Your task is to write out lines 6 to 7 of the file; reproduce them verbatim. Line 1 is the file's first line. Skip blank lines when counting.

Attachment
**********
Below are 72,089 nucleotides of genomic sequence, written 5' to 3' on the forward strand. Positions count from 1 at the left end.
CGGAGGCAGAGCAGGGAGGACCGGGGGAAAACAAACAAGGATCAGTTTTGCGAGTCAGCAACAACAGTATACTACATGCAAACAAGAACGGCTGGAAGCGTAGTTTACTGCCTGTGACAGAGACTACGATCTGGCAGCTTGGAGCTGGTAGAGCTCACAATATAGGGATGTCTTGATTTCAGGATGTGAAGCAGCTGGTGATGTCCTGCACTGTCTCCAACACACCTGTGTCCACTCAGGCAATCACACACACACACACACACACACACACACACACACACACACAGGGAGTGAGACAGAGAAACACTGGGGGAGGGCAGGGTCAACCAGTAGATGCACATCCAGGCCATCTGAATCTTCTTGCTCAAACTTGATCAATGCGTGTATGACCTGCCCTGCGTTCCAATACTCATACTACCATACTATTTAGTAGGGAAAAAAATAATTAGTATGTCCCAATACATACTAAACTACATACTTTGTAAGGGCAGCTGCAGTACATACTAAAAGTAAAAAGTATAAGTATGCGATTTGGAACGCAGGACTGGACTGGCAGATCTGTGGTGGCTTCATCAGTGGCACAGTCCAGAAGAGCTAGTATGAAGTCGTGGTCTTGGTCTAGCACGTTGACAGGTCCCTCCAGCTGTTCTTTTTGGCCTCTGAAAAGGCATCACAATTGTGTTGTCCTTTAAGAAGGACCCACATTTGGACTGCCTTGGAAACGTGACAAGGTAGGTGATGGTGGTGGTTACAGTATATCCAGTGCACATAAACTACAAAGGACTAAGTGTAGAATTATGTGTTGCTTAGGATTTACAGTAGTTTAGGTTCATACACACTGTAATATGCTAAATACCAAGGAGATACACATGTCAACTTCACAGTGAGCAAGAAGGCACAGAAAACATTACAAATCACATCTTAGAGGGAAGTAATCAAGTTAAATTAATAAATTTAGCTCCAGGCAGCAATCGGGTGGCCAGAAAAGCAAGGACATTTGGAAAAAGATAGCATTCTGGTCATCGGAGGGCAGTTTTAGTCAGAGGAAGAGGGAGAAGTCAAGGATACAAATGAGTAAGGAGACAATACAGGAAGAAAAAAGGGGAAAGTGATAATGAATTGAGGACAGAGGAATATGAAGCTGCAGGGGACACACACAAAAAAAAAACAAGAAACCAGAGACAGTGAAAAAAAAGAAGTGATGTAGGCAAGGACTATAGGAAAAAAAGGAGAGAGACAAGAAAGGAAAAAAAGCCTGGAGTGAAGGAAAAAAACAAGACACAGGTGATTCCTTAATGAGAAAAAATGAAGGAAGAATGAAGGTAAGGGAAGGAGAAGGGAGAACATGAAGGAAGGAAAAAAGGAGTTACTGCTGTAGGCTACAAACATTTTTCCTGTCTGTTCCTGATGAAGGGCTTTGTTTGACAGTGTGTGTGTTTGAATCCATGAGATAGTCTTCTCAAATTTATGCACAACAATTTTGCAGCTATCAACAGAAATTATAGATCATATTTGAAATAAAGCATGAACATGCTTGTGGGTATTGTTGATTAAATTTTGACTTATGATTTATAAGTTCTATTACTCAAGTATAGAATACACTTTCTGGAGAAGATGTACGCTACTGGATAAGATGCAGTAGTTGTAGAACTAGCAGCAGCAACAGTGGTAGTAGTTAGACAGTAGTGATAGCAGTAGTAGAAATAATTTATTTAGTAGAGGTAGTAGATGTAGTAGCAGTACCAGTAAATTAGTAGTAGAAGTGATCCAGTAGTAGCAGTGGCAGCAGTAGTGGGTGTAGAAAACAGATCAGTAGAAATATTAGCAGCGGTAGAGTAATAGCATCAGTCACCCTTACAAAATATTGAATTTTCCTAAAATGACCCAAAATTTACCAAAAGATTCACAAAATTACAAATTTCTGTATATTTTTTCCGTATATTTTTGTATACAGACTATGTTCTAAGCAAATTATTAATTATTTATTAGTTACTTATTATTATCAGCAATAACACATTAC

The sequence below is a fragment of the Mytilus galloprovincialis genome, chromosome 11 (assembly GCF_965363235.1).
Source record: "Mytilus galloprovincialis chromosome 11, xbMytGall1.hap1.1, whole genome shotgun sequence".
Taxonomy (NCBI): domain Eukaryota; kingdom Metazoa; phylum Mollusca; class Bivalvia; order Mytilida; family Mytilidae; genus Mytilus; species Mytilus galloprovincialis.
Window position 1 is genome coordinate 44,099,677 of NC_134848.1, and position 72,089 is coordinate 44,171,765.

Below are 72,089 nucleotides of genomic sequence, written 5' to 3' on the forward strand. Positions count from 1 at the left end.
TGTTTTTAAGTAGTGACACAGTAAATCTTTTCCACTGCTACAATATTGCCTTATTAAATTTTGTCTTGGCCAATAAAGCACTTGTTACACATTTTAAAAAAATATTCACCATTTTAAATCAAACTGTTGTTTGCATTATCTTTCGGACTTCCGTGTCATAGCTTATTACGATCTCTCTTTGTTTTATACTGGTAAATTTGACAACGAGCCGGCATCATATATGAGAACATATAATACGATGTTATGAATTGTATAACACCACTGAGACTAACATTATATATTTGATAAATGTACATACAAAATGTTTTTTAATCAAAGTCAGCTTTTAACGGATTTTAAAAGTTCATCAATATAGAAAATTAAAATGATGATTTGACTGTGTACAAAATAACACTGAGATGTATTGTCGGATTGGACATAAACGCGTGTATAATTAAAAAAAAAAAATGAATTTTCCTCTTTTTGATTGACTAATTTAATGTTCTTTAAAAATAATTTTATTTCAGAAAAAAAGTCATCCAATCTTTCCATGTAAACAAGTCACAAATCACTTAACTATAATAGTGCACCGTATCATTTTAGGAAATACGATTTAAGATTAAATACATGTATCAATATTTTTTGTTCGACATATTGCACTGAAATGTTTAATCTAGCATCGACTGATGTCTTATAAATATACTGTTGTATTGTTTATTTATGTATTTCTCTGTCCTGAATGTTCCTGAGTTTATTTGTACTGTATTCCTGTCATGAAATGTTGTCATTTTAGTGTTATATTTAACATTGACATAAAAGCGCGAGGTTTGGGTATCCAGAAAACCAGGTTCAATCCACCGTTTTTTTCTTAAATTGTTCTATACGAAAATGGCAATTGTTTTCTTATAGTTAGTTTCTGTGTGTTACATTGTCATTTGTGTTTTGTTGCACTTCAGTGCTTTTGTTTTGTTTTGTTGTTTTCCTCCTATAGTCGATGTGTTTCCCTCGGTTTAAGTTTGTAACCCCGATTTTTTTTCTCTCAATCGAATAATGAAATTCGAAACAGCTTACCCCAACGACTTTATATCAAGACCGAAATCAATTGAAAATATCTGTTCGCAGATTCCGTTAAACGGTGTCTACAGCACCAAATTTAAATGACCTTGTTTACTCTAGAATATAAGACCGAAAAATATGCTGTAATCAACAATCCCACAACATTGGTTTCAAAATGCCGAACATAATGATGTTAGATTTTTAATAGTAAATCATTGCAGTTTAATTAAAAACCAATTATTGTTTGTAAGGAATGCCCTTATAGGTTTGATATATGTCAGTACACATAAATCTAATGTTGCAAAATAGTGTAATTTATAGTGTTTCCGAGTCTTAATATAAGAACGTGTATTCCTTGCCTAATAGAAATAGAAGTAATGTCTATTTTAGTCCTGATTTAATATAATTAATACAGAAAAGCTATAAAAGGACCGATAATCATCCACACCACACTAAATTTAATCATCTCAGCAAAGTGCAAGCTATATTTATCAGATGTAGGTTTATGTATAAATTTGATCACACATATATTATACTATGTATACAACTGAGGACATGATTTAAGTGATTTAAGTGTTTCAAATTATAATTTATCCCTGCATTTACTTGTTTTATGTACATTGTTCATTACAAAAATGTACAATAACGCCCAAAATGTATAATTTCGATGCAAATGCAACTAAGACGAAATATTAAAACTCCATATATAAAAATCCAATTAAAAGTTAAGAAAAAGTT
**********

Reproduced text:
Window position 1 is genome coordinate 44,099,677 of NC_134848.1, and position 72,089 is coordinate 44,171,765.

Below are 72,089 nucleotides of genomic sequence, written 5' to 3' on the forward strand. Positions count from 1 at the left end.